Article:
Birkenstock USA is fed up with Amazon.

In a recent letter to Birkenstock’s retailer partners, chief executive David Kahan wrote that the Amazon marketplace creates an environment where it experiences “unacceptable business practices” that “jeopardize the brand.”

Thus, Kahan said that Birkenstock would no longer authorize the sale of any Birkenstock products on, starting Jan. 1, 2017. This includes not supplying products directly to Amazon, not authorizing any third-party sellers and not selling to Amazon through a third party.

Birkenstock did not immediately respond to a request for comment, but the letter was posted on the platform and was written about earlier by CNBC. In it, the ceo specifically called out “postings by sellers proven to have counterfeit Birkenstock products.” It also named “a constant stream of unidentifiable unauthorized sellers” that show a “blatant disregard” for pricing policies.

Amazon pricing is rather complicated, as it is known to use algorithms to change the price of a single item multiple times a day. Slightly less than half of the products sold on Amazon are from third-party sellers, and Amazon’s wholesale inventory is generally discounted more steeply than the same products sold by third-party sellers.

Kahan said policing this activity internally and in partnership with had proven to be impossible. He also said that when he joined Birkenstock three years ago, Amazon direct was one of the Novato, Calif., company’s largest accounts, and that he had presented proposals and “out-of-the-box” ideas to Amazon to maintain a fair and competitive environment that was mutually beneficial.

“Unfortunately, after extensive discussions and years of deliberations,” he said, “we have concluded that this goal is simply not possible.”

He said Amazon has stated that the only way to achieve a situation in which there were no counterfeit products and no unauthorized sellers was to sell Birkenstock’s entire product offering to Amazon directly — a move, he said, that did not align with the company’s business objectives.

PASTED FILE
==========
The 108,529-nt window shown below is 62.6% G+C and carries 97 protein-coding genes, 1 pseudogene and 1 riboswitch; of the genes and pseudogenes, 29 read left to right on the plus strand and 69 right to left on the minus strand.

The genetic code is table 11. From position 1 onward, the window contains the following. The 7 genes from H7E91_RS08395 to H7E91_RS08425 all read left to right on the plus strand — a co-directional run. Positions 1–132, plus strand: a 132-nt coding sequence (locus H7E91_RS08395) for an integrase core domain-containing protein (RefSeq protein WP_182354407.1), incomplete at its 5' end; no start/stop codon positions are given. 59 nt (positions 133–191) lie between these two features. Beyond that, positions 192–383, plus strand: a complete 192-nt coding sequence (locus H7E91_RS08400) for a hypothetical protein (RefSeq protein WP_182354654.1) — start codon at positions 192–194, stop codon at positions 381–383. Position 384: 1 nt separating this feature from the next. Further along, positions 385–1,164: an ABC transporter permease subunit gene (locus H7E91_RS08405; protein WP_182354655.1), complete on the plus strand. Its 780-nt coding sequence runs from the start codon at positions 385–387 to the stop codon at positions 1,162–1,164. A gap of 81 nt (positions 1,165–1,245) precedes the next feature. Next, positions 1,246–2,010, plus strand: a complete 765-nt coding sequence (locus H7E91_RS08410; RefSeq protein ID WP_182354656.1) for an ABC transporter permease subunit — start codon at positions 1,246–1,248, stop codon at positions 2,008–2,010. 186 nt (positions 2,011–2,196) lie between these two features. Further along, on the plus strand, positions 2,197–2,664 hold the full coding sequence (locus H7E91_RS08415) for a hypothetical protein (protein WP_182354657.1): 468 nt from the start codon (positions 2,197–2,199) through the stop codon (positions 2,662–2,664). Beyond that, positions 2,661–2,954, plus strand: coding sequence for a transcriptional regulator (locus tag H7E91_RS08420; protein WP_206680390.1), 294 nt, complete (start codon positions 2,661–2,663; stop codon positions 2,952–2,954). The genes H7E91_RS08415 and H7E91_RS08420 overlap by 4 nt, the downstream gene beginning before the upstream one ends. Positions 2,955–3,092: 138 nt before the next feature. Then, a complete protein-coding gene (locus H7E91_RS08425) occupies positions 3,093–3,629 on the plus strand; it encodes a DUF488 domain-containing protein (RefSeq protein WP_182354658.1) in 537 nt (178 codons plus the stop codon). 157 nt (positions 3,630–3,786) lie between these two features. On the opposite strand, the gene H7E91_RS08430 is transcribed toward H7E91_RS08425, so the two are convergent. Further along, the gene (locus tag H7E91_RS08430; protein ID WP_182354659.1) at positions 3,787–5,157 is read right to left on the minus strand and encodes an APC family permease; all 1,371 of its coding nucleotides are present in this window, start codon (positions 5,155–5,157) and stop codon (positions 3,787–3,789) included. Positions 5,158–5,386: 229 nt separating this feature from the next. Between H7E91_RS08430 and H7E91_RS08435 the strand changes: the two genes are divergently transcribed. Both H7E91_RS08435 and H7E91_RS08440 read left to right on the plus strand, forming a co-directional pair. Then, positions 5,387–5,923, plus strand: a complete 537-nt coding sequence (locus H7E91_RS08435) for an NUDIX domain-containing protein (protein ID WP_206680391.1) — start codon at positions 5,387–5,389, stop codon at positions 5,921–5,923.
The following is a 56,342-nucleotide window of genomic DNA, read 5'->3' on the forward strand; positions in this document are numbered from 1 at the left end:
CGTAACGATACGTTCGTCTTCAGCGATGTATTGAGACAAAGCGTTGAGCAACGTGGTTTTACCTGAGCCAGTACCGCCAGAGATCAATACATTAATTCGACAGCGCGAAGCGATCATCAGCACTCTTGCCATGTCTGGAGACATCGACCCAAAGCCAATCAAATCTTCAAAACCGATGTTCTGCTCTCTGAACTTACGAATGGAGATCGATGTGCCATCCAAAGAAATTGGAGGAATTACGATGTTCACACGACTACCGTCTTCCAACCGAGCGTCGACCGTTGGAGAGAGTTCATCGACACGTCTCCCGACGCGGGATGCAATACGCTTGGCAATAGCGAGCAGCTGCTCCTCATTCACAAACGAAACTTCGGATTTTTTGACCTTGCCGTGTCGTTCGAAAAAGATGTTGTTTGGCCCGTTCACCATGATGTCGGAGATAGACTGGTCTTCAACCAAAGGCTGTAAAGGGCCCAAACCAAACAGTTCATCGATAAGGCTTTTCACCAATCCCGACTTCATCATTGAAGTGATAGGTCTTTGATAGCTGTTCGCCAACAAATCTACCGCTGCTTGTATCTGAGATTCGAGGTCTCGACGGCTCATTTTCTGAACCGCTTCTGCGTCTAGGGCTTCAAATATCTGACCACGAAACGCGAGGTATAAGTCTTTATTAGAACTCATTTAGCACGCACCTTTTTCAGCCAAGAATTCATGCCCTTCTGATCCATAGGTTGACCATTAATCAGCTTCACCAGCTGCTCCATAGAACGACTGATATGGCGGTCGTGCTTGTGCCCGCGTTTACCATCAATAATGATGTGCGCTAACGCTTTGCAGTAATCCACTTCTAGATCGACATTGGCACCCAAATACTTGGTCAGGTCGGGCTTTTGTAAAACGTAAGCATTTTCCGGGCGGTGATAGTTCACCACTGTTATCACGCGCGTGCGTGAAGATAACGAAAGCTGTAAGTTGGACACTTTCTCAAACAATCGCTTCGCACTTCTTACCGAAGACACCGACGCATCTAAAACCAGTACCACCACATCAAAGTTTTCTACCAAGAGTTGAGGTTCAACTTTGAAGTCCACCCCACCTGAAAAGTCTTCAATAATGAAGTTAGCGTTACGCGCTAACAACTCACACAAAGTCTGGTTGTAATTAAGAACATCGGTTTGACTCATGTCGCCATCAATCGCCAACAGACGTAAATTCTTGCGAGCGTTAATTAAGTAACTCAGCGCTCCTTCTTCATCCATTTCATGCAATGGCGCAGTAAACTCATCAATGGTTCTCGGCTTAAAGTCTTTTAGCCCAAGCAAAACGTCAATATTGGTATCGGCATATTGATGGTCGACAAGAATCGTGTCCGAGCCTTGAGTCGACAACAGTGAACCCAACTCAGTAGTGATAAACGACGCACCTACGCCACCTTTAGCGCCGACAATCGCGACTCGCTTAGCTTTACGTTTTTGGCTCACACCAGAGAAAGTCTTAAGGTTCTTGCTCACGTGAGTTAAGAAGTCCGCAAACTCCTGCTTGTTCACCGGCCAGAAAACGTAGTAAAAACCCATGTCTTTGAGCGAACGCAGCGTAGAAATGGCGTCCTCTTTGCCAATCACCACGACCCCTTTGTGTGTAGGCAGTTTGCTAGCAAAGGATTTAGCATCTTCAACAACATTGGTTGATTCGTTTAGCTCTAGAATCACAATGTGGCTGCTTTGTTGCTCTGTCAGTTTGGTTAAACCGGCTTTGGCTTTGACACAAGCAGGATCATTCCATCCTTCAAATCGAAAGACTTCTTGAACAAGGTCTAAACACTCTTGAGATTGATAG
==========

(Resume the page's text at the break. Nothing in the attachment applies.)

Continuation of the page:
When reached, Amazon declined to comment. It did share a copy of its A-to-Z Customer Guarantee policy: “We want you to buy with confidence anytime you make a purchase on the web site or use Amazon Payments; that’s why we guarantee purchases from third-party sellers when payment is made via the web site or when you use Amazon Payments for qualified purchases on third-party web sites.”

The web giant’s counterfeit policy states that the sale of fakes, including any products that have been illegally replicated, reproduced or manufactured, is strictly prohibited. It threatens that if a seller sells counterfeit goods, Amazon may end selling privileges, destroy inventory, withhold payments and take legal action.

Birkenstock’s Kahan warns that by ending the company’s relationship with Amazon, he is leaving the marketplace to counterfeiters, fake suppliers and unauthorized sellers who might be selling stolen merchandise or products made with “questionable labor and environmental conditions.”

Counterfeit products are also a major sticking point for Amazon’s Chinese competitor, Alibaba, which earlier this month unveiled an online platform to aid in the fight against counterfeits on its sites. Alibaba has been pressured by international partners to address the amount of fake products on its platforms, and the International Anticounterfeiting Coalition suspended Alibaba’s membership in May to explore the issue broadly.

Kahan did acknowledge the potential affect this move would have on retailer partners, conceding that he allowed a long enough lead-time for third-party sellers to plan accordingly. While it’s not clear how many third-party sellers sell Birkenstocks on Amazon, it lists more than 50 as “Top Sellers.”

“We realize the potential implication on your spring 2017 purchases and the timing of this announcement gives you a full season of advance notice,” he wrote. “We appreciate your support and expect absolute compliance to this policy. We will be vigilant in handling any retail partners who choose not to comply after January 1, 2017.”